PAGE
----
As for Twitter, the ASMR estimates there are about 6.5 million users in the Arab world, of whom 1.5 million are frequent tweeters. The countries with the most users and tweets are United Arab Emirates, Qatar, Egypt, Saudi Arabia and Kuwait. In Saudi Arabia, tweets went up 400 percent in one year (the average increase in the same time period in the rest of the world was 90 per cent).

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Syria Special: Syria’s Sons of No One (Shadid)

Abdullah (left) and Ahmed in a safe house in Homs, Syria.Abdullah, a 26-year-old computer engineer and pious Muslim, is a wanted man. He joined the first protest in Homs in March, and since then he has emerged as one of the dozen or so leaders of the youth resistance. His savvy with technology has made him a target for the police, and this was the fifth place he had slept in in less than a week. He hadn’t been to his family’s home in two months. Around his neck he wore a tiny toy penguin that was actually a thumb drive, which he treated like a talisman, occasionally squeezing it to make sure it was still there. I sat next to him on the mattress and watched as he traded messages with other activists on Skype, then updated a Facebook page that serves as an underground newspaper, then marked a Google Earth map of Homs with the spots of the latest unrest. “If there’s no Internet,” Abdullah said, “there’s no life.”

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The Real Net Effect: An Interview with Sami Ben Gharbia about New Media, Tunisia, and the Arab Spring

During the revolution we noticed that there were limitations on the Facebook platform. We know Facebook, we know the tools –-- it’s not about the tools, it’s about the context in which the tools are being used, it’s about the strategy, implementation and approach to the using the tools.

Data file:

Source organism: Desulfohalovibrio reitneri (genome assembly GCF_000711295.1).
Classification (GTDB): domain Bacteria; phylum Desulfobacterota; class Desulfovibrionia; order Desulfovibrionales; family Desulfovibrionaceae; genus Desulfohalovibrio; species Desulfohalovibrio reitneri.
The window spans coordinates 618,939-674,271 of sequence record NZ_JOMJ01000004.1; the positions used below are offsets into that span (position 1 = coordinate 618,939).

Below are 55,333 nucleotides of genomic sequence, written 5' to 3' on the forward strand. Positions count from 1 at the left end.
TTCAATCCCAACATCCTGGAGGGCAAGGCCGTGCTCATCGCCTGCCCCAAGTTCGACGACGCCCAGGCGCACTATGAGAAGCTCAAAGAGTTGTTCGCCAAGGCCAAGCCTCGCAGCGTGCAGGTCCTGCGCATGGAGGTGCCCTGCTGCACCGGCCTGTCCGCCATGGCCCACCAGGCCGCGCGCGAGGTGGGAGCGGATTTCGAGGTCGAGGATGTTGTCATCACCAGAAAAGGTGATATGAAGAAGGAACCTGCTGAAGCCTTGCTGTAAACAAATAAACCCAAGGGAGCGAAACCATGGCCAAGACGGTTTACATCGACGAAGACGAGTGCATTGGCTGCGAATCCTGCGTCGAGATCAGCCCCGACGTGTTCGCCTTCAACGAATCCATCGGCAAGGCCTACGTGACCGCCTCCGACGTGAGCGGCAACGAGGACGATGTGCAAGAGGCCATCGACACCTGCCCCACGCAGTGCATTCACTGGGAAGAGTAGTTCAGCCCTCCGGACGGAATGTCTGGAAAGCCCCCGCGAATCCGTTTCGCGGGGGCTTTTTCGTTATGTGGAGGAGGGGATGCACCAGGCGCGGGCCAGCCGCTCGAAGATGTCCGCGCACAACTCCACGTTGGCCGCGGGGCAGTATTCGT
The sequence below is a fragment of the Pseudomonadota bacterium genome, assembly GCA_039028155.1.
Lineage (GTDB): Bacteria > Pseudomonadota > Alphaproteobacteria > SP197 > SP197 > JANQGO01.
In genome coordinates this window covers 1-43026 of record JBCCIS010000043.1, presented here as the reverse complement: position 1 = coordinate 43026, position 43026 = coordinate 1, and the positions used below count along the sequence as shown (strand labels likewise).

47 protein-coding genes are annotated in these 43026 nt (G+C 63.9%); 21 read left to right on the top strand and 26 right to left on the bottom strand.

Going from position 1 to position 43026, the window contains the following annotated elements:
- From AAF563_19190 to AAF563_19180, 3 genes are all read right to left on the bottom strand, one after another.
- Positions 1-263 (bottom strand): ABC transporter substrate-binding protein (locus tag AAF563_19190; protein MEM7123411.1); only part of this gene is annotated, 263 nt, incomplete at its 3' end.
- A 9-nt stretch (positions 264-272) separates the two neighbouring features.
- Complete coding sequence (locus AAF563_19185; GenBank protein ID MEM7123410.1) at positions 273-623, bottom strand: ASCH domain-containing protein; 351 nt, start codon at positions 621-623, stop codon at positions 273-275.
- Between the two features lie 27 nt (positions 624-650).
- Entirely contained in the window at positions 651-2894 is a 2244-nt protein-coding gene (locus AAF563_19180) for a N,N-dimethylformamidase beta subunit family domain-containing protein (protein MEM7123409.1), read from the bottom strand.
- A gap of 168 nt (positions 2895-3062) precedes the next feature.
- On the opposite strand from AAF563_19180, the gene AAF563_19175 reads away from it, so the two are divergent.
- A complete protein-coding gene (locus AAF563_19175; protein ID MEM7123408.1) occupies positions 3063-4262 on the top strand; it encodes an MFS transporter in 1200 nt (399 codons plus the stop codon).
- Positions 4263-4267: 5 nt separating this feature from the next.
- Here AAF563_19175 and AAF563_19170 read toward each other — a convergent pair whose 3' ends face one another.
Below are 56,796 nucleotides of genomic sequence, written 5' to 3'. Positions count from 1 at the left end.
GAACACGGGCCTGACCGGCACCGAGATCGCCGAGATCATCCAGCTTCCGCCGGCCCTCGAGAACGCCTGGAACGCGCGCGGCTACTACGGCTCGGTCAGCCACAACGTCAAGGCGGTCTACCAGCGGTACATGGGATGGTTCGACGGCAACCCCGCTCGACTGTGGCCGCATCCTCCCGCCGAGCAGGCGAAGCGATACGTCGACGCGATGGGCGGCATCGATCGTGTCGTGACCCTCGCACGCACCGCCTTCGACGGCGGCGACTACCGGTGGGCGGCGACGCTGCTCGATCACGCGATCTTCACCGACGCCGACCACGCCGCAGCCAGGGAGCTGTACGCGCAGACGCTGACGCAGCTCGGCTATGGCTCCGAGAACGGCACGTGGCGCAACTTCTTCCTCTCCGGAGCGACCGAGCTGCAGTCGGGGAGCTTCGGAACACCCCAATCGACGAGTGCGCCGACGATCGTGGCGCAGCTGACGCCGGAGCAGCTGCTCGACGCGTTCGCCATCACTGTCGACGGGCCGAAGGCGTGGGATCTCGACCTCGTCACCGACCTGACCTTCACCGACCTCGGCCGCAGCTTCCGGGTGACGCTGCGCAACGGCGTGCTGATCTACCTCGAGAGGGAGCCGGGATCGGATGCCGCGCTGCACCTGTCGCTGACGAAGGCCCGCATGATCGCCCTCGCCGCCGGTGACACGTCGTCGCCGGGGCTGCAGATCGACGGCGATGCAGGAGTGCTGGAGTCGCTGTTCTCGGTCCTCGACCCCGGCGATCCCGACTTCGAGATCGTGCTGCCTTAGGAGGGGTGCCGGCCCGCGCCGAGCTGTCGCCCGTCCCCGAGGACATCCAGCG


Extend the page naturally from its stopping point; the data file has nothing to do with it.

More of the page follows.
That consciousness of the tools is really important in understanding the impact that the Internet had on the Tunisian revolution --- Facebook is a closed platform --- it has been used hugely by the Tunisian activists that were on the ground, take pictures and videos and posting that on Facebook. That was great.

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Protest and the Web: The US Government's Initiative for "Internet in a Suitcase" (New York Times and Al Jazeera English)

The New York Times and Al Jazeera English promote the efforts of the US Goverment and non-government organisations such as the New America Foundation to bypass restrictions on the Internet in other countries:

NEW YORK TIMES: The Obama administration is leading a global effort to deploy “shadow” Internet and mobile phone systems that dissidents can use to undermine repressive governments that seek to silence them by censoring or shutting down telecommunications networks.

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Bin Laden Follow-Up: Osama, Obama, and the LOLs of History

How does a nation still looking for justice almost ten years after the worst terrorist attack in its history react when the attack's mastermind is captured? With solemnity, celebration, and the sharing of funny pics.

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Tunisia and the Real Net Effect: A First-Hand Account of Why Social Media Matters (Kosina and "S")

"Without the Internet there would be no flow of information, neither within the country nor to the outside world. Without the Internet it would have been possible for the massacre to happen in silence for us and for the outside world. President Ben Ali had censored all the media and especially the Internet (everything except for Al-Jazeera TV)."